How do I put in hand rail for outside cement steps?

Grandma 3
by Grandma 3

There are 2 steps to get up to front porch to get in my front door. Older people need a rail to hold onto to get up the 2 steps.

  4 answers
  • Lifestyles Homes Lifestyles Homes on Mar 15, 2019

    Without a picture,

    If the only thing you have to fasten into is the concrete, then you’re going to have to buy an appropriately-sized masonry drill bit and two part epoxy for some anchor bolts/screws.

    There are many kinds of “kits of parts” for handrails and you can “stick build” one yourself,

    but the handrail itself must be 34” Above the finished floor, must be able to withhold a 200 lb point load and be no larger than 2” in diameter. (I’ll check that diameter)

    Personally, I would take 48” long treated lumber 4x4’s and mount them to the sides of the concrete steps (using the above noted info w/ washers) assuming that the steps are not hollow and at least 4” thick.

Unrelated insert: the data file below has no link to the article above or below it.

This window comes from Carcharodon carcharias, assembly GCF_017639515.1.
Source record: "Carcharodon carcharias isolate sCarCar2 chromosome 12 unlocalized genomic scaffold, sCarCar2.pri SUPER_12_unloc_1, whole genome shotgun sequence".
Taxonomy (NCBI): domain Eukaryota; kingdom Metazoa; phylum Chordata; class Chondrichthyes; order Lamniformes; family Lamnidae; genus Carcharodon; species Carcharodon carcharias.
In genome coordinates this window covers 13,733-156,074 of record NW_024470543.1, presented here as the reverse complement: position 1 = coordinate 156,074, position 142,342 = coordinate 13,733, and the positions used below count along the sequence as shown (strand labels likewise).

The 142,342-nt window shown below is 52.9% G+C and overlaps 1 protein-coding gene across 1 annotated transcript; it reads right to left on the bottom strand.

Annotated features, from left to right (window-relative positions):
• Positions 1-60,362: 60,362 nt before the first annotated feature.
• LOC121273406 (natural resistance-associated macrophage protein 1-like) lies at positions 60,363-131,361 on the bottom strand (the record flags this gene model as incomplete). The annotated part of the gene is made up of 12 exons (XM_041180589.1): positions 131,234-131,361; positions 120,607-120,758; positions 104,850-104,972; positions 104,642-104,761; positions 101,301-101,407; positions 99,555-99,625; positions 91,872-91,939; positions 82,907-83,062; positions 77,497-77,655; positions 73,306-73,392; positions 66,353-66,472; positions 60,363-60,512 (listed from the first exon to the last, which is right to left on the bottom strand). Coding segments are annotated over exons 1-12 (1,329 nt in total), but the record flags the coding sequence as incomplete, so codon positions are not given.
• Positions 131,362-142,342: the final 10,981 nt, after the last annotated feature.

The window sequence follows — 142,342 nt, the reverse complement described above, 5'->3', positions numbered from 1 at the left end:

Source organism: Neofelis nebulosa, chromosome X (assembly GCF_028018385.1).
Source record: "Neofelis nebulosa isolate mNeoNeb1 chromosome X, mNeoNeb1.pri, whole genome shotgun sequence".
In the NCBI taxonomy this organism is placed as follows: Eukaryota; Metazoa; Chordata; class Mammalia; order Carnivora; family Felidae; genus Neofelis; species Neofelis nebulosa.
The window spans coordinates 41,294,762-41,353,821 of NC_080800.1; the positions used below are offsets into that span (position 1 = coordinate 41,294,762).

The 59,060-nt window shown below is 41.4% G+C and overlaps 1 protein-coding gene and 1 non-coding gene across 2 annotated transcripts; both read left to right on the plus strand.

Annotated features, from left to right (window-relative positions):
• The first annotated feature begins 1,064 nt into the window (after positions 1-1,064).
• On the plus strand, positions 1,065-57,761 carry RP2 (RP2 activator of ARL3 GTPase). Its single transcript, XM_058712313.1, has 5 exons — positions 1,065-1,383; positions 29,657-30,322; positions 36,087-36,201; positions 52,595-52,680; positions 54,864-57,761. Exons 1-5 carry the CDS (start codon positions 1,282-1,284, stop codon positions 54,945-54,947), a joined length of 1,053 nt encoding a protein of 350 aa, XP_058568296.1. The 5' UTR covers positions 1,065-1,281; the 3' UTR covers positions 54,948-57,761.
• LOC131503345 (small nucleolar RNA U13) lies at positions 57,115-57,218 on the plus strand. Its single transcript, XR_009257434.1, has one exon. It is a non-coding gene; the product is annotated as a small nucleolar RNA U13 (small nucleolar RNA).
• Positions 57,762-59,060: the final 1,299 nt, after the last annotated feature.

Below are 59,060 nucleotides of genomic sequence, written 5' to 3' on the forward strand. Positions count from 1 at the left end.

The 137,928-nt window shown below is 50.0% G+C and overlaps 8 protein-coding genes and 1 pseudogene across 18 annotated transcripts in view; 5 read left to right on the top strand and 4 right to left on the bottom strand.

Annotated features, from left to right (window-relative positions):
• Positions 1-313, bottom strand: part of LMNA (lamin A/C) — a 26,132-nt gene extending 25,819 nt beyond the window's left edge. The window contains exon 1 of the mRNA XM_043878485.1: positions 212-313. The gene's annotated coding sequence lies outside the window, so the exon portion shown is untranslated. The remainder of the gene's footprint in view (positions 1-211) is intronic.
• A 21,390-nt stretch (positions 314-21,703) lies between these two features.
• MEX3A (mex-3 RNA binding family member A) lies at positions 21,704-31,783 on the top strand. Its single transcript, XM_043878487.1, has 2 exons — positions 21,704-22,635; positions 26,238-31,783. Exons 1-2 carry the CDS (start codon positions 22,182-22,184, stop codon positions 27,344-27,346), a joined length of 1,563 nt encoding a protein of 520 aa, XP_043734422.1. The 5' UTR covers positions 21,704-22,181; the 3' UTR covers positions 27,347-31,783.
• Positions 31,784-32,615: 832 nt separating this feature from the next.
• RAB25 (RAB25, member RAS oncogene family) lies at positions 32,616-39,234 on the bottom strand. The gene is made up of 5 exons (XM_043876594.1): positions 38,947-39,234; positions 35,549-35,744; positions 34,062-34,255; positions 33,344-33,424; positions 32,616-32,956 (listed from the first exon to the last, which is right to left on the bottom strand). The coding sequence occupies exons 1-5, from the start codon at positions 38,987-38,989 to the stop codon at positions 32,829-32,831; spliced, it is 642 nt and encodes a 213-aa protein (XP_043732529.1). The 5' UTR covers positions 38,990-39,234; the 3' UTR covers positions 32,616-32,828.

I would use one at the top and one at the bottom, assuming there are only two steps, as you wrote.

    Then I’d buy an exterior grade handrail from one of the kits at a big DIY store and the brackets to mount it to the face of the 4x4’s.

    To improve the aesthetics of the assembly, I would make a “sideways” balustrade on the back side of the 4x’s- which will stiffen up the assembly, as well.

    This sideways balustrade would be cedar 2x2’s. You can stain or paint it all after the treated lumber dries out.

  • Deb Polson Deb Polson on Mar 15, 2019

    You might consider putting in wood posts and hold them with cement in the hole. Posts like those used for a fence or a deck. Then add the hand rail.

  • Dwp7470b Dwp7470b on Mar 16, 2019

    This relies on how much you want to spend and room you have.

    If you go Wood, expect it to last 10 years at best, crack, splinter and be in need of Rustoleum Paint too every 3 years.

    When you go heavy guage steel it is there for life and beyond.


    There is a Big difference between: Guide Rail and Cane.

    For elderly use, I'd go with Heavy Guage Steel: Vintage, 1950s.

    Why? The Elderly tend to lean on it like a cane rather than use as a Guide. Older they get the more flimsy a flimsy steel will get and seem. Junk prones to cracking. Vintage 1950s rails, qualifies as Hospital Supply and Medical Grade.